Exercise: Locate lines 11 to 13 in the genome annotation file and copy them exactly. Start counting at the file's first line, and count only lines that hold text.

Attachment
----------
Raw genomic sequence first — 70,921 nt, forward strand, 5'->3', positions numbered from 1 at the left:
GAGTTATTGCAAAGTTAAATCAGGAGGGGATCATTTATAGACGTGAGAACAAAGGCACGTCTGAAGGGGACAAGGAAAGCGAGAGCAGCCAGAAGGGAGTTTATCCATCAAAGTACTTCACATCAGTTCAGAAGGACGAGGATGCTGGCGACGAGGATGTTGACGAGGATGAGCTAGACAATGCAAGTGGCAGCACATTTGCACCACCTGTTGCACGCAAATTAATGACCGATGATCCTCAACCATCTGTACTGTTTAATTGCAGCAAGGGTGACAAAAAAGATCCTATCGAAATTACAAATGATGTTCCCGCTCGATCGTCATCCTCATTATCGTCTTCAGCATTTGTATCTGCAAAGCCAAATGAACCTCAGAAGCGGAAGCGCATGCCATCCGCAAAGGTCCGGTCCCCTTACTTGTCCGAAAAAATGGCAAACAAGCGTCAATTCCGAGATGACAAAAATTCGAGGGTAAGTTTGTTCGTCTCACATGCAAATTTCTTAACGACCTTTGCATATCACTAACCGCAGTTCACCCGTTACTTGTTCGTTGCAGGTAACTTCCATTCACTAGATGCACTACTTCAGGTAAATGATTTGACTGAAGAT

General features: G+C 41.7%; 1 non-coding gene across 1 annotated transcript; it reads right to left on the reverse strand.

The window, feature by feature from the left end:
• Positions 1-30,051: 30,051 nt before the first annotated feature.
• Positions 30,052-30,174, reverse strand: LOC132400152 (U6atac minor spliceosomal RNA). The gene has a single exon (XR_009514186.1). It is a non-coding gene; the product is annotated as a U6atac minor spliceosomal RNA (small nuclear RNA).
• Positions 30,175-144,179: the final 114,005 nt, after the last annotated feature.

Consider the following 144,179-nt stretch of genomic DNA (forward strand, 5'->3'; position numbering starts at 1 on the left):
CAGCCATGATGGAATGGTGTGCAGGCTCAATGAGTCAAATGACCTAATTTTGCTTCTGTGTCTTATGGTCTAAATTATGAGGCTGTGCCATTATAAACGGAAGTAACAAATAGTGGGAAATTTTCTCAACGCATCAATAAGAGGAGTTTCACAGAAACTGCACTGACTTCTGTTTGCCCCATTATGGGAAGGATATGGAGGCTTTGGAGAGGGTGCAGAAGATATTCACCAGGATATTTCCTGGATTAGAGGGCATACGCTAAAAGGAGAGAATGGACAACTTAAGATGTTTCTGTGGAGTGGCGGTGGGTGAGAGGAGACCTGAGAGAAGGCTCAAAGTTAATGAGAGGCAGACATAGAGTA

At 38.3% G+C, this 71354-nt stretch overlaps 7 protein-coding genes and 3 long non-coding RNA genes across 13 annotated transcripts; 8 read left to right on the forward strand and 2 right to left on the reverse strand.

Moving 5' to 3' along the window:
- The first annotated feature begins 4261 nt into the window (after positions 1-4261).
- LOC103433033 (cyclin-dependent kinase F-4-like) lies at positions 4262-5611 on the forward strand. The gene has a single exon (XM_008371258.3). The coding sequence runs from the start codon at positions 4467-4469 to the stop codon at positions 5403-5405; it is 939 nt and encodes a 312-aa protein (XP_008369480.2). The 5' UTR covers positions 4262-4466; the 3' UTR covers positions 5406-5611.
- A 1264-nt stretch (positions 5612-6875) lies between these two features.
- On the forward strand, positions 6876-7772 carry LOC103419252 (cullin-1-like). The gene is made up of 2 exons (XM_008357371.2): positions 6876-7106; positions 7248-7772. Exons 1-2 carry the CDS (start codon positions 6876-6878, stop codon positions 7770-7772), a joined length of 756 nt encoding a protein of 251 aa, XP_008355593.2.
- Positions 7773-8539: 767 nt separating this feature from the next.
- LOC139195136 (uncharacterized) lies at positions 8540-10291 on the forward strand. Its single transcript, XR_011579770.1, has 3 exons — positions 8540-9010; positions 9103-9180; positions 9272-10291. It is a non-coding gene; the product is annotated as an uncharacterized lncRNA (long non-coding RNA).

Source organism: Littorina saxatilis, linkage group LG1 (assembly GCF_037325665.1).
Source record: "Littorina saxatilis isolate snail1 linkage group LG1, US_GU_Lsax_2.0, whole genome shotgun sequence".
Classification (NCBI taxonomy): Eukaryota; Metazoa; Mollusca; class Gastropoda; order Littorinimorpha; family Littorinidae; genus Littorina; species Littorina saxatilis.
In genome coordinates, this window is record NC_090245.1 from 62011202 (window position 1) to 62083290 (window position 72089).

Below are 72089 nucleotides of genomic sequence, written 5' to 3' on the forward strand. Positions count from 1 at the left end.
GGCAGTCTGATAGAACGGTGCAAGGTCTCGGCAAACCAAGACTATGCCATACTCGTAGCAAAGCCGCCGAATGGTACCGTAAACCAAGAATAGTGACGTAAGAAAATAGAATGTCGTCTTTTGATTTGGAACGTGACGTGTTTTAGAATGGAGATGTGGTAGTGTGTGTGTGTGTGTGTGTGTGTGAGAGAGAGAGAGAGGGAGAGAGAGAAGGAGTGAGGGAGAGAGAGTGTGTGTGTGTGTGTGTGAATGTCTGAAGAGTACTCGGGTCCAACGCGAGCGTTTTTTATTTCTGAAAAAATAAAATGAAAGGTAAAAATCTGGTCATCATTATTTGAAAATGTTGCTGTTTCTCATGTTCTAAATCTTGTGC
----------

Moving 5' to 3' along the window:
- The first annotated feature begins 4261 nt into the window (after positions 1-4261).
- LOC103433033 (cyclin-dependent kinase F-4-like) lies at positions 4262-5611 on the forward strand. The gene has a single exon (XM_008371258.3). The coding sequence runs from the start codon at positions 4467-4469 to the stop codon at positions 5403-5405; it is 939 nt and encodes a 312-aa protein (XP_008369480.2). The 5' UTR covers positions 4262-4466; the 3' UTR covers positions 5406-5611.